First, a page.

Filters & Other Tools
Since the earliest days of photography filters have played a necessary role in enabling photographers to control the imaging processes. Today, working in colour and in particular utilizing digital image processing techniques, do filters still play a role and if so which ones are necessary and useful?
Unfiltered Lee Enhancing Filter
The image above was taken with a medium-format Rollei 6008i and 300mm f/4 Schneider Apo-Tele-Xenar on Kodak 100VS film. The lighting conditions were bright-hazy. The one on the left is without filter and the one on the right was taken through a Lee Color Enhancing Filter. Neither frame has had any correction other than sharpening and levels in PhotoShop. Specifically, there is no colour correction applied just the straight output from my Agfa Duoscan.
As can be seen the filtered frame on the right has considerably punched-up reds and yellows (which is what a colour enhancer is supposed to do) but it also has an unacceptable magenta cast.
The frames below are versions of the frames above. The one on the left is the un-filtered image but with +15 Red and +15 Yellow colour saturation increases in PhotoShop.
Unfiltered - colour boosted Lee Enhancing Filter - magenta corrected
The frame on the right is the one taken through the Lee Enhancing Filter, but with the magenta cast removed (+50 Green).
So what do you think? I realize that the limitations of on-screen display and the smallish image sizes make the comparison difficult. It's even difficult when comparing large screen images and 8 x10" prints.
But, the print on the left which is unfiltered, with colour that was saturated using PhotoShop, is cleaner with more pleasing colours than the enhancement filtered but magenta-corrected one on the right. My take therefore is that the use of a colour enhancing filter is largely redundant if you will be processing your images digitally prior to output. Even if you are using traditional printing means then you will have to correct for a major magenta imbalance that seriously compromises the benefits of the filter to begin with.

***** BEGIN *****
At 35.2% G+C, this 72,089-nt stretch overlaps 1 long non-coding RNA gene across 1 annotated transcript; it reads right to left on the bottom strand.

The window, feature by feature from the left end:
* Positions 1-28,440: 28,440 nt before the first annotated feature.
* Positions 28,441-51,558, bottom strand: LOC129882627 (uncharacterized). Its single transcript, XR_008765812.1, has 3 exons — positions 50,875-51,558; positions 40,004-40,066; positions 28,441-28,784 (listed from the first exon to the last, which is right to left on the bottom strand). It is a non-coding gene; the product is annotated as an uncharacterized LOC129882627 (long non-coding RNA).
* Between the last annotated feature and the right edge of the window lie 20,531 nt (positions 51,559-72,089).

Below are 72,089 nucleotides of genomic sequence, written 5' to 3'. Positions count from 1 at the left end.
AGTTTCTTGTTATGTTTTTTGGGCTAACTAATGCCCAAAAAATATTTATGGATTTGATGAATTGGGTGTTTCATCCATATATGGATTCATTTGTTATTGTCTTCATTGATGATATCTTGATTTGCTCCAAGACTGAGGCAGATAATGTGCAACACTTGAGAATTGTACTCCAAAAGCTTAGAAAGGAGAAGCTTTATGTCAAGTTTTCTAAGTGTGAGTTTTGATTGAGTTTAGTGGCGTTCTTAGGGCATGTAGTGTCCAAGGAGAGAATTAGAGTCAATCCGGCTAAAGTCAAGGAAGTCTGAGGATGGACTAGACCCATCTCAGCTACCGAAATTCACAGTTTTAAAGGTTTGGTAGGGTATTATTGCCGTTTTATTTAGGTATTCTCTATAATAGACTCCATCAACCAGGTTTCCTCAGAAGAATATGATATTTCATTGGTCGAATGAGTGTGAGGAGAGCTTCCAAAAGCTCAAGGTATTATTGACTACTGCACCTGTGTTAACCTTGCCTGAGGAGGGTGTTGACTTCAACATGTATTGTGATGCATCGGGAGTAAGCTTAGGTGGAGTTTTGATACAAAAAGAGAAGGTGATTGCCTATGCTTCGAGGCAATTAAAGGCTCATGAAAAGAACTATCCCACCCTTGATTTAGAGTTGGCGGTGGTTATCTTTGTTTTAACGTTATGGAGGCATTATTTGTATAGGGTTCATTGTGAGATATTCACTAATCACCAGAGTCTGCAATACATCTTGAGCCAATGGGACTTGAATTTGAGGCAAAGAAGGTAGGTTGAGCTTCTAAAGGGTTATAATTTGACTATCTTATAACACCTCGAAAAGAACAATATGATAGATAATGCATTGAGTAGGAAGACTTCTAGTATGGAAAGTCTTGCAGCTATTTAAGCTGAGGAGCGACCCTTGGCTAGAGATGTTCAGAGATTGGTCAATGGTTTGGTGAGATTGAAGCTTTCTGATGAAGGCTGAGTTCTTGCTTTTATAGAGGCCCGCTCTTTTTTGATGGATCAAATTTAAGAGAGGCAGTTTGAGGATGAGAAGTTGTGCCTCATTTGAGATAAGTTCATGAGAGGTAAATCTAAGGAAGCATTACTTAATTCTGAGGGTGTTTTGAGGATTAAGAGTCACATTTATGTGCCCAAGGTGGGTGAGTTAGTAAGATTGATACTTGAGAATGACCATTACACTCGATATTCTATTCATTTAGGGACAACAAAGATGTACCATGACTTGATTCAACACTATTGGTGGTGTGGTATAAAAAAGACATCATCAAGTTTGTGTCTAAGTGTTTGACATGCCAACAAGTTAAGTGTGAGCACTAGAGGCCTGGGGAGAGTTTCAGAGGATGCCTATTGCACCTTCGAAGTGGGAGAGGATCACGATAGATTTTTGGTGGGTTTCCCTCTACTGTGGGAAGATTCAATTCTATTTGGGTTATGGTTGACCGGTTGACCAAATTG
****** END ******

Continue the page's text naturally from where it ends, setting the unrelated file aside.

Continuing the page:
I'd been told that the Sing-Ray colour enhancing filter does not suffer from this magenta cast. Fortunately in mid-October '99 on a shoot in the Eastern Sierra with photographer Steve Kossack I had the opportunity of comparing the Lee, Sing-Ray and Tiffen enhancers. Click HERE for that review.
Within the vast family of Cokin special effects filters there is just one that catches my fancy, the #173 Blue / Yellow polarizer. This articles explores how and when to use this special effects filter.
On location software tools can be invaluable. The small size and efficiency of the PalmPilot when combined with these programs provides photographers with some invaluable tools.
Windows for Pocket PCs has finally come of age and has become fully competitive with Palm computers. In 2001 the hottest Pocket PC is the Compaq Ipaq 3600. It has a bright backlit LCD screen that unlike most of its competitors is highly visible in daylight ideal for outdoor photographers.
There are excellent programs available that makes this a must-have tool for photographers.
The use of polarizing filters to darken the sky is generally well understood by outdoor photographers, but using them to minimize reflections on water and foliage is less familiar. This tutorial shows how.